November 27, 2013
Drug Improves Remission Of Crohn Disease Among Children And Adolescents
Among children and adolescents with Crohn disease not responding to treatment, use of the drug thalidomide resulted in improved clinical remission after 8 weeks of treatment compared with placebo, according to a study appearing in the November 27 issue of JAMA.
As many as 1.2 million people in Europe and more than half a million in the United States are estimated to have Crohn disease, a chronic inflammatory disease involving the digestive system. Its incidence is increasing globally. "About 25 percent of people with Crohn disease develop symptoms as children, and these cases are generally more severe than adult-onset cases. Resistance or intolerance to therapy is common in children with Crohn disease, with up to approximately 18 percent of cases requiring surgery within 5 years from disease onset," according to background information in the article. Thalidomide is a drug used to treat inflammatory diseases of the skin and mucous membranes. Observational studies on thalidomide in patients with Crohn disease have reported encouraging results.Marzia Lazzerini, Ph.D., of the Institute for Maternal and Child Health, Trieste, Italy and colleagues evaluated the efficacy and adverse effects of thalidomide in inducing clinical remission in children and adolescents with refractory (not responding to treatment) Crohn disease. The study included 56 children and was conducted August 2008-September 2012 in 6 pediatric care centers in Italy. Children were randomized to thalidomide or placebo once daily for 8 weeks. The primary measured outcomes were a reduction in the Pediatric Crohn Disease Activity Index (PCDAI) score of ≥ 25 percent or ≥ 75 percent at weeks 4 and 8 (clinical remission). Nonresponders to placebo received thalidomide for an additional 8 weeks. All responders continued to receive thalidomide for an additional minimum 52 weeks.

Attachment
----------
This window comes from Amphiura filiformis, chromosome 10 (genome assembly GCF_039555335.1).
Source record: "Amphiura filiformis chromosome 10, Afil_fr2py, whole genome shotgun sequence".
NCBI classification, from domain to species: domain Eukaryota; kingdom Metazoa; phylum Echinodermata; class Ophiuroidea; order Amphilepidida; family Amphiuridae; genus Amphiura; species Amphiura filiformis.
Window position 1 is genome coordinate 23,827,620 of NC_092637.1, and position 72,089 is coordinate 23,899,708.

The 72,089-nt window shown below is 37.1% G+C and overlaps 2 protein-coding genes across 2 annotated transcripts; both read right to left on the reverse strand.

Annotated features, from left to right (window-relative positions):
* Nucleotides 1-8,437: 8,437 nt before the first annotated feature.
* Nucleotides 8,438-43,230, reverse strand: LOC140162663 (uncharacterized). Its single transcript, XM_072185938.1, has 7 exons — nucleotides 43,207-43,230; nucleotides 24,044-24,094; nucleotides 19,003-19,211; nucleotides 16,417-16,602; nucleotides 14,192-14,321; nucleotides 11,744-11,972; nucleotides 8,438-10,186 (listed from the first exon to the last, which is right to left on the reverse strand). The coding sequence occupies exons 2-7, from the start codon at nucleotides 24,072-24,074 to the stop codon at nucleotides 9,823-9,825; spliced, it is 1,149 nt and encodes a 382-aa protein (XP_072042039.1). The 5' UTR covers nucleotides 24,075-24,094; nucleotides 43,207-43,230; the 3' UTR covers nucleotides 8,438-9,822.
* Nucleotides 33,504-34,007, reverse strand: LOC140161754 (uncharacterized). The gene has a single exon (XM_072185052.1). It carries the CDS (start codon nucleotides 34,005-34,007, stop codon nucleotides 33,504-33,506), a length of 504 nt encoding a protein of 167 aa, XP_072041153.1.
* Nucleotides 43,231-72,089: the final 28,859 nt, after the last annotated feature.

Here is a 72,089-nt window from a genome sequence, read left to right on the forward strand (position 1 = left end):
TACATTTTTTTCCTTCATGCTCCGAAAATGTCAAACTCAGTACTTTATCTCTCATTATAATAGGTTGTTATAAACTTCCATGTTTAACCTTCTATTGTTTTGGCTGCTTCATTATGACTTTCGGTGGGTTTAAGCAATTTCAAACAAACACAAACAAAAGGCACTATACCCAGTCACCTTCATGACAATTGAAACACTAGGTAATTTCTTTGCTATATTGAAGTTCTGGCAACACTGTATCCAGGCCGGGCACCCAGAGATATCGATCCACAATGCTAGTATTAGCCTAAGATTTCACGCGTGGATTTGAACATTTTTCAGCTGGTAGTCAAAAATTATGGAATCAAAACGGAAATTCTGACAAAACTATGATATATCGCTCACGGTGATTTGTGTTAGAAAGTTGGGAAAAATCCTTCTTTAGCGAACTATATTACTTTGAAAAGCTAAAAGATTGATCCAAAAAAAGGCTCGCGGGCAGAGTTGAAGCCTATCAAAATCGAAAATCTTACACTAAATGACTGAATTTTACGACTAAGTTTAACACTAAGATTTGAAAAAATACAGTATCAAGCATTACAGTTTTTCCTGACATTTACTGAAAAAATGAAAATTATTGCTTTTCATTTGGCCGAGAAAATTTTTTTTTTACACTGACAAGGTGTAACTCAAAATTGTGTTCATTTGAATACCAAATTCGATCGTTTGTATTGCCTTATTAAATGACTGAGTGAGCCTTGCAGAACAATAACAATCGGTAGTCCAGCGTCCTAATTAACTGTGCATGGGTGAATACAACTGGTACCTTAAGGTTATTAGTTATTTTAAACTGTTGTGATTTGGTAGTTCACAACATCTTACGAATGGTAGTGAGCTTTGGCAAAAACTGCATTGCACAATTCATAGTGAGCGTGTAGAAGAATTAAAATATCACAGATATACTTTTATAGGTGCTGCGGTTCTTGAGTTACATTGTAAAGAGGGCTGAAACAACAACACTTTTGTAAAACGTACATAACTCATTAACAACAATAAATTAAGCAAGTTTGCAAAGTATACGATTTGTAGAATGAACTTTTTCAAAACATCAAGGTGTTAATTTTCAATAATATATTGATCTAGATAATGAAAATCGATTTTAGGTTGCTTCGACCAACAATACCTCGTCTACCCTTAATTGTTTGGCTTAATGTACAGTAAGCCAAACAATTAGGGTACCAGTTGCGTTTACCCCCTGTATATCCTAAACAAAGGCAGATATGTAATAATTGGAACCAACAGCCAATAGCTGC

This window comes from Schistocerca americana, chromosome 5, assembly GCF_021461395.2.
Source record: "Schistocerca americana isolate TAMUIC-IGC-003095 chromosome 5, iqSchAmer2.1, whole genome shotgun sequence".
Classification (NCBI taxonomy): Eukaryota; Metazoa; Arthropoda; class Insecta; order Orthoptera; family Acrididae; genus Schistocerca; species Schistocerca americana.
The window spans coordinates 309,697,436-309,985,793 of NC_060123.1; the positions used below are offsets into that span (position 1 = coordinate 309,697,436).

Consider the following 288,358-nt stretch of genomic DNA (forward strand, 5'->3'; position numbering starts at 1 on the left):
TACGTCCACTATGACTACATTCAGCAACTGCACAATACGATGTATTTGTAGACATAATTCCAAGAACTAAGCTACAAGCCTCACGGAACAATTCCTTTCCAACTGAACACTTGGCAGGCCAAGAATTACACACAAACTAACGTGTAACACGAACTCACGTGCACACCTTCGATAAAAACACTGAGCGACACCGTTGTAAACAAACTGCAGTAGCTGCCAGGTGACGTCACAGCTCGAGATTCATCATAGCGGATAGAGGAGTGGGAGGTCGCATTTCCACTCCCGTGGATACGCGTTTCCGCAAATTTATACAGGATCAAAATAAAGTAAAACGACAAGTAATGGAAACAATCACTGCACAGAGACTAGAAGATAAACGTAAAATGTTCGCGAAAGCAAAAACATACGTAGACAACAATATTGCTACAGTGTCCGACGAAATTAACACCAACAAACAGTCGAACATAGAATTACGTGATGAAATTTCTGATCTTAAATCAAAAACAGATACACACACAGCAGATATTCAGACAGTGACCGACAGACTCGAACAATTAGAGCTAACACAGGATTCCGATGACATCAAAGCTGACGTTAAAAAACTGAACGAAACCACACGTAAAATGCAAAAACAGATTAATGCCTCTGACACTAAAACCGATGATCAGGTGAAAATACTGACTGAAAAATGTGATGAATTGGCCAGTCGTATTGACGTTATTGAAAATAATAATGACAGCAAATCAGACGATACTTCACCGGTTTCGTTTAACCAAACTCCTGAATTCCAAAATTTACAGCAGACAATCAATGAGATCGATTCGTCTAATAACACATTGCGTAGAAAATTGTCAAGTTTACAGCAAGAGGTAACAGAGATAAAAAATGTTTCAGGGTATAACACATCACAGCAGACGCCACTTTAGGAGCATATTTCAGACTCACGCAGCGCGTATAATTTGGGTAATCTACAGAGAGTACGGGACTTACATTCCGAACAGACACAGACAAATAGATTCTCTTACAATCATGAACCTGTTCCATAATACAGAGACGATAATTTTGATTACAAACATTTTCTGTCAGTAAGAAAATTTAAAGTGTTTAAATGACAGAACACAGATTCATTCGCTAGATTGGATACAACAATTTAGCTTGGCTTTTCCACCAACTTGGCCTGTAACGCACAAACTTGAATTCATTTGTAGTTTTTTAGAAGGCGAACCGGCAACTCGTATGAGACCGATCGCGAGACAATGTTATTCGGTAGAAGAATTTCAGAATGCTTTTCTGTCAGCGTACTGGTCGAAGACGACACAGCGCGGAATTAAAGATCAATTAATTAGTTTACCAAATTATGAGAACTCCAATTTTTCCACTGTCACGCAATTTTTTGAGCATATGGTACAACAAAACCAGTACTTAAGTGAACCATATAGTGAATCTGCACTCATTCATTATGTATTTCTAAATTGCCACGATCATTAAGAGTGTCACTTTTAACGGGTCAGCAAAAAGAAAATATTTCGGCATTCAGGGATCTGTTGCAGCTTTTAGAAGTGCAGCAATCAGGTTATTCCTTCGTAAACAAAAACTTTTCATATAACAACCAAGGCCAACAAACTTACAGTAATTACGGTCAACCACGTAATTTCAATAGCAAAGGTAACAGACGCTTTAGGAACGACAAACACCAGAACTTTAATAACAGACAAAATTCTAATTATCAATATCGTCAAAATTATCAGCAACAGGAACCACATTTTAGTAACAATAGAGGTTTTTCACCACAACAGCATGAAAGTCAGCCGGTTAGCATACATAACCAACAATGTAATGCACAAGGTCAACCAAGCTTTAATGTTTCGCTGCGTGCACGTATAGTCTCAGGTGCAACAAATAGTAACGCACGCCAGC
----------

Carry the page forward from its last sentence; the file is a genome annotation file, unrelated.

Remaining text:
The researchers found that clinical remission was achieved by more children treated with thalidomide (13/28 [46.4 percent] vs. 3/26 [11.5 percent]). Responses were not different at 4 weeks, but greater improvement was observed at 8 weeks in the thalidomide group. Of the nonresponders to placebo who began receiving thalidomide, 11 of 21 (52.4 percent) subsequently reached remission at week 8. Overall, 31 of 49 children treated with thalidomide (63.3 percent) achieved clinical remission, and 32 of 49 (65.3 percent) achieved 75 percent response.
Average duration of clinical remission in the thalidomide group was 181 weeks vs. 6.3 weeks in the placebo group.
"These findings require replication to definitively determine the utility of this treatment," the authors conclude.
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